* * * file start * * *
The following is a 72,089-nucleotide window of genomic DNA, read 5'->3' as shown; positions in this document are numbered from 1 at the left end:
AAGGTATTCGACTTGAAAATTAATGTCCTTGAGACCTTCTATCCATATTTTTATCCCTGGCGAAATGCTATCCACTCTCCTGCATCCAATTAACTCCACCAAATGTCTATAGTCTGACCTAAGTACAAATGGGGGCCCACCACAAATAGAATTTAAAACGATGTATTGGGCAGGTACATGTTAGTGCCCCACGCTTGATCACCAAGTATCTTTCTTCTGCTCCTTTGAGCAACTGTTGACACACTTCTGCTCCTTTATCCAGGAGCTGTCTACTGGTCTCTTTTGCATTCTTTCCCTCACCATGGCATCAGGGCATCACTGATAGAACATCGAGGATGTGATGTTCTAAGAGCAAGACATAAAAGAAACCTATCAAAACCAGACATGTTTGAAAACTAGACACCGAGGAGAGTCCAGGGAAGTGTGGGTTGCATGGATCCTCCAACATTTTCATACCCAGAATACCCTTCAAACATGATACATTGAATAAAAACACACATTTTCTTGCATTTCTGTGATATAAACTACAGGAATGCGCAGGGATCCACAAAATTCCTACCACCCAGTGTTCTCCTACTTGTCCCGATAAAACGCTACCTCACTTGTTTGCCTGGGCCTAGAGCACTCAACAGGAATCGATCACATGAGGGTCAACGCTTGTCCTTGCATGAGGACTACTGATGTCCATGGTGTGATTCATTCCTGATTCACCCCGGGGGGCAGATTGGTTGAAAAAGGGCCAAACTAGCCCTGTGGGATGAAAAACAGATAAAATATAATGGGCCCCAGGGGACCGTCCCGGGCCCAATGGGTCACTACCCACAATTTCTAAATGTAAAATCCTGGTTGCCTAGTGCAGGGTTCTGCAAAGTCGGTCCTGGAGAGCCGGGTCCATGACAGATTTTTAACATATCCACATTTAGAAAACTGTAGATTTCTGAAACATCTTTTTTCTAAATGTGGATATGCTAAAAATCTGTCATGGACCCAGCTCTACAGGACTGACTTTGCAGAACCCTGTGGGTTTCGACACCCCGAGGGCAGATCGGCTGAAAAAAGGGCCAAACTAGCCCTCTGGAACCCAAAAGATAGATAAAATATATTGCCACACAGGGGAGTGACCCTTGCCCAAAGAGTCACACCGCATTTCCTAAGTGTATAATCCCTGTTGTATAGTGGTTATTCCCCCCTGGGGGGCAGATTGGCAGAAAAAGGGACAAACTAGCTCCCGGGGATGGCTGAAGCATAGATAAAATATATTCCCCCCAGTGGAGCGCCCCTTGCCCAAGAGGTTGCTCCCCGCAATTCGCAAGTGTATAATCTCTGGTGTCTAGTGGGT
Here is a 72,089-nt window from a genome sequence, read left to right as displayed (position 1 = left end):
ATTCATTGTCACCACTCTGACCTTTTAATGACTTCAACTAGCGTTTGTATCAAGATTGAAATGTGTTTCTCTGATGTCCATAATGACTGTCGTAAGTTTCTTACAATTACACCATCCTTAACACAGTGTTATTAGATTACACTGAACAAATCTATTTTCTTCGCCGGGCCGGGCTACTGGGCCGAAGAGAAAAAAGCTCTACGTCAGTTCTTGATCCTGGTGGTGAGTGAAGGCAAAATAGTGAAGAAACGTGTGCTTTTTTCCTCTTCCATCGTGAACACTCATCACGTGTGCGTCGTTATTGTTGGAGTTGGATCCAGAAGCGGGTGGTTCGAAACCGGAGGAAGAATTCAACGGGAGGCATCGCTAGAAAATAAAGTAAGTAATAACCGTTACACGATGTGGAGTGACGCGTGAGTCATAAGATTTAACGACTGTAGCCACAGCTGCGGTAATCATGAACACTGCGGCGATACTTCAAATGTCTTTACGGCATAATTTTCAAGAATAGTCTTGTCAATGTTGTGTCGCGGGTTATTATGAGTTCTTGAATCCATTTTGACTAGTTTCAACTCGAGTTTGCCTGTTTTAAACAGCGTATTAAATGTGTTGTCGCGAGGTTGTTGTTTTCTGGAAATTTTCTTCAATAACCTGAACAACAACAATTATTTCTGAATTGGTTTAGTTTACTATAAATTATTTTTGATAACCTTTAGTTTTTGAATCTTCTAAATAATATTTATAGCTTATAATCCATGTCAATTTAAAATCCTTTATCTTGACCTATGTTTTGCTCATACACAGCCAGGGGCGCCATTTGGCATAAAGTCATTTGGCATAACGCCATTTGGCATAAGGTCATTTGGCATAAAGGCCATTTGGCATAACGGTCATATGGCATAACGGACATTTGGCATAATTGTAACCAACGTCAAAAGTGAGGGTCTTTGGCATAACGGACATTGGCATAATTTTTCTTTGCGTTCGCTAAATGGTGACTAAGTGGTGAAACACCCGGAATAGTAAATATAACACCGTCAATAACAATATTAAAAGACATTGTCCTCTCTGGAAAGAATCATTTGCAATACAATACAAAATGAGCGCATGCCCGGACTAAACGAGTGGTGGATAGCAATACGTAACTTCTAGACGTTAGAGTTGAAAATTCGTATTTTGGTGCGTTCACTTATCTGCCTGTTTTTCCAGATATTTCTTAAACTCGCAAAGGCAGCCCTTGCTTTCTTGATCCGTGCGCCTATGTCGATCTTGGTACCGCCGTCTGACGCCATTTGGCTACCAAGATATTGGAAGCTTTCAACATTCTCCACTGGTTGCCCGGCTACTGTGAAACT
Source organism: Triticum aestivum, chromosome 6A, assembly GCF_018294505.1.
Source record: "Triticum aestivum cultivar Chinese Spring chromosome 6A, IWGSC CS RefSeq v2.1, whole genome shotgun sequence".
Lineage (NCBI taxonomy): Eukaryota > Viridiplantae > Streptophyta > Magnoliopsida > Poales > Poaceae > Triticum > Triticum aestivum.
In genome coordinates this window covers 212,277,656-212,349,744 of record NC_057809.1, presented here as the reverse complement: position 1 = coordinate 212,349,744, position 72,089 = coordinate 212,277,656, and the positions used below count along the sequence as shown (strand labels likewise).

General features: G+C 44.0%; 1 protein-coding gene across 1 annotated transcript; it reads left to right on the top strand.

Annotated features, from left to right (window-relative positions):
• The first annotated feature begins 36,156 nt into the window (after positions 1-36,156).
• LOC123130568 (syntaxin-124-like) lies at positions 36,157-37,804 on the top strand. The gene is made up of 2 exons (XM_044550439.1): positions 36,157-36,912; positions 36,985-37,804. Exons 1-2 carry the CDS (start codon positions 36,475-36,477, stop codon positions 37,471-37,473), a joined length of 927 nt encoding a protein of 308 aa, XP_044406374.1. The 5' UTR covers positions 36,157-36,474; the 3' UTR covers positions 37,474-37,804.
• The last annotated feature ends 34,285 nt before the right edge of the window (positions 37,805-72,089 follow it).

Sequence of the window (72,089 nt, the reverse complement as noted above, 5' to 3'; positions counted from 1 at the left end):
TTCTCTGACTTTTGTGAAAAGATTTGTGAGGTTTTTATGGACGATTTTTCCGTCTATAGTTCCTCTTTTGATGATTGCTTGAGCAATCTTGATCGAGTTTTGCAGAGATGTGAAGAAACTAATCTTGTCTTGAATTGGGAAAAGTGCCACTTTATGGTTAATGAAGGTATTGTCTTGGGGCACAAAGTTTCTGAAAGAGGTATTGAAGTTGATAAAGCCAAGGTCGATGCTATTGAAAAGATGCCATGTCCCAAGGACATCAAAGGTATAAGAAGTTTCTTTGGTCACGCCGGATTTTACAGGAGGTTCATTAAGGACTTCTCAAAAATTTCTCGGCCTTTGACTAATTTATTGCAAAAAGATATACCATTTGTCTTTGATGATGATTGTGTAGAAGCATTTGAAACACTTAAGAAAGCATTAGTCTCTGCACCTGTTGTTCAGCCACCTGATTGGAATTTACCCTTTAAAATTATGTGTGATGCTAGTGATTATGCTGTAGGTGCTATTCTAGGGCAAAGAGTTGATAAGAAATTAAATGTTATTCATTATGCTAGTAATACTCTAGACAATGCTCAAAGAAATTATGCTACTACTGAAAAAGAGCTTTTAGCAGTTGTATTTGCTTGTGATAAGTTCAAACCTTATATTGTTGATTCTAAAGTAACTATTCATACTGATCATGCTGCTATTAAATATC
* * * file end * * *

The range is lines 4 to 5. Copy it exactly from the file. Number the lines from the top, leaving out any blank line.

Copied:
ATTCATTGTCACCACTCTGACCTTTTAATGACTTCAACTAGCGTTTGTATCAAGATTGAAATGTGTTTCTCTGATGTCCATAATGACTGTCGTAAGTTTCTTACAATTACACCATCCTTAACACAGTGTTATTAGATTACACTGAACAAATCTATTTTCTTCGCCGGGCCGGGCTACTGGGCCGAAGAGAAAAAAGCTCTACGTCAGTTCTTGATCCTGGTGGTGAGTGAAGGCAAAATAGTGAAGAAACGTGTGCTTTTTTCCTCTTCCATCGTGAACACTCATCACGTGTGCGTCGTTATTGTTGGAGTTGGATCCAGAAGCGGGTGGTTCGAAACCGGAGGAAGAATTCAACGGGAGGCATCGCTAGAAAATAAAGTAAGTAATAACCGTTACACGATGTGGAGTGACGCGTGAGTCATAAGATTTAACGACTGTAGCCACAGCTGCGGTAATCATGAACACTGCGGCGATACTTCAAATGTCTTTACGGCATAATTTTCAAGAATAGTCTTGTCAATGTTGTGTCGCGGGTTATTATGAGTTCTTGAATCCATTTTGACTAGTTTCAACTCGAGTTTGCCTGTTTTAAACAGCGTATTAAATGTGTTGTCGCGAGGTTGTTGTTTTCTGGAAATTTTCTTCAATAACCTGAACAACAACAATTATTTCTGAATTGGTTTAGTTTACTATAAATTATTTTTGATAACCTTTAGTTTTTGAATCTTCTAAATAATATTTATAGCTTATAATCCATGTCAATTTAAAATCCTTTATCTTGACCTATGTTTTGCTCATACACAGCCAGGGGCGCCATTTGGCATAAAGTCATTTGGCATAACGCCATTTGGCATAAGGTCATTTGGCATAAAGGCCATTTGGCATAACGGTCATATGGCATAACGGACATTTGGCATAATTGTAACCAACGTCAAAAGTGAGGGTCTTTGGCATAACGGACATTGGCATAATTTTTCTTTGCGTTCGCTAAATGGTGACTAAGTGGTGAAACACCCGGAATAGTAAATATAACACCGTCAATAACAATATTAAAAGACATTGTCCTCTCTGGAAAGAATCATTTGCAATACAATACAAAATGAGCGCATGCCCGGACTAAACGAGTGGTGGATAGCAATACGTAACTTCTAGACGTTAGAGTTGAAAATTCGTATTTTGGTGCGTTCACTTATCTGCCTGTTTTTCCAGATATTTCTTAAACTCGCAAAGGCAGCCCTTGCTTTCTTGATCCGTGCGCCTATGTCGATCTTGGTACCGCCGTCTGACGCCATTTGGCTACCAAGATATTGGAAGCTTTCAACATTCTCCACTGGTTGCCCGGCTACTGTGAAACT
Source organism: Triticum aestivum, chromosome 6A, assembly GCF_018294505.1.